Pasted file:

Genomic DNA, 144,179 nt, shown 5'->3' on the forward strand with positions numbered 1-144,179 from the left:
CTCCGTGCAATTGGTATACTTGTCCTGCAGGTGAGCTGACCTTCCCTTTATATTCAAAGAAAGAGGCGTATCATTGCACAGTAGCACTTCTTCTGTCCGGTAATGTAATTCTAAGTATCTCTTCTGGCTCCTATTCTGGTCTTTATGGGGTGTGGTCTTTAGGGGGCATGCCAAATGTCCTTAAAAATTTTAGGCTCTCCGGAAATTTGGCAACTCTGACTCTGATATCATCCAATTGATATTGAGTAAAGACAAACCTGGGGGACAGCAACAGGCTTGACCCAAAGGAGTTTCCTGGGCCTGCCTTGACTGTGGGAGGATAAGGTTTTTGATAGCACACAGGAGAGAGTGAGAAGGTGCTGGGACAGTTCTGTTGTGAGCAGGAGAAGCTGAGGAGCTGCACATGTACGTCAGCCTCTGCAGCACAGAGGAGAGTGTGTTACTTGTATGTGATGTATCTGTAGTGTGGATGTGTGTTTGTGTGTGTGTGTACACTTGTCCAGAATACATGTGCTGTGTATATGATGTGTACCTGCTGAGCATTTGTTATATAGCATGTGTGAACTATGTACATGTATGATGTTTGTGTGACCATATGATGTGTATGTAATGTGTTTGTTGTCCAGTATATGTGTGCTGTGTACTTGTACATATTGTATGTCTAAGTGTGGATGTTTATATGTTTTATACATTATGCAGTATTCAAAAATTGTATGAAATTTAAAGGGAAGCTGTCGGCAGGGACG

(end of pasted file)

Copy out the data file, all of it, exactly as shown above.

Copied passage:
Genomic DNA, 144,179 nt, shown 5'->3' on the forward strand with positions numbered 1-144,179 from the left:
CTCCGTGCAATTGGTATACTTGTCCTGCAGGTGAGCTGACCTTCCCTTTATATTCAAAGAAAGAGGCGTATCATTGCACAGTAGCACTTCTTCTGTCCGGTAATGTAATTCTAAGTATCTCTTCTGGCTCCTATTCTGGTCTTTATGGGGTGTGGTCTTTAGGGGGCATGCCAAATGTCCTTAAAAATTTTAGGCTCTCCGGAAATTTGGCAACTCTGACTCTGATATCATCCAATTGATATTGAGTAAAGACAAACCTGGGGGACAGCAACAGGCTTGACCCAAAGGAGTTTCCTGGGCCTGCCTTGACTGTGGGAGGATAAGGTTTTTGATAGCACACAGGAGAGAGTGAGAAGGTGCTGGGACAGTTCTGTTGTGAGCAGGAGAAGCTGAGGAGCTGCACATGTACGTCAGCCTCTGCAGCACAGAGGAGAGTGTGTTACTTGTATGTGATGTATCTGTAGTGTGGATGTGTGTTTGTGTGTGTGTGTACACTTGTCCAGAATACATGTGCTGTGTATATGATGTGTACCTGCTGAGCATTTGTTATATAGCATGTGTGAACTATGTACATGTATGATGTTTGTGTGACCATATGATGTGTATGTAATGTGTTTGTTGTCCAGTATATGTGTGCTGTGTACTTGTACATATTGTATGTCTAAGTGTGGATGTTTATATGTTTTATACATTATGCAGTATTCAAAAATTGTATGAAATTTAAAGGGAAGCTGTCGGCAGGGACG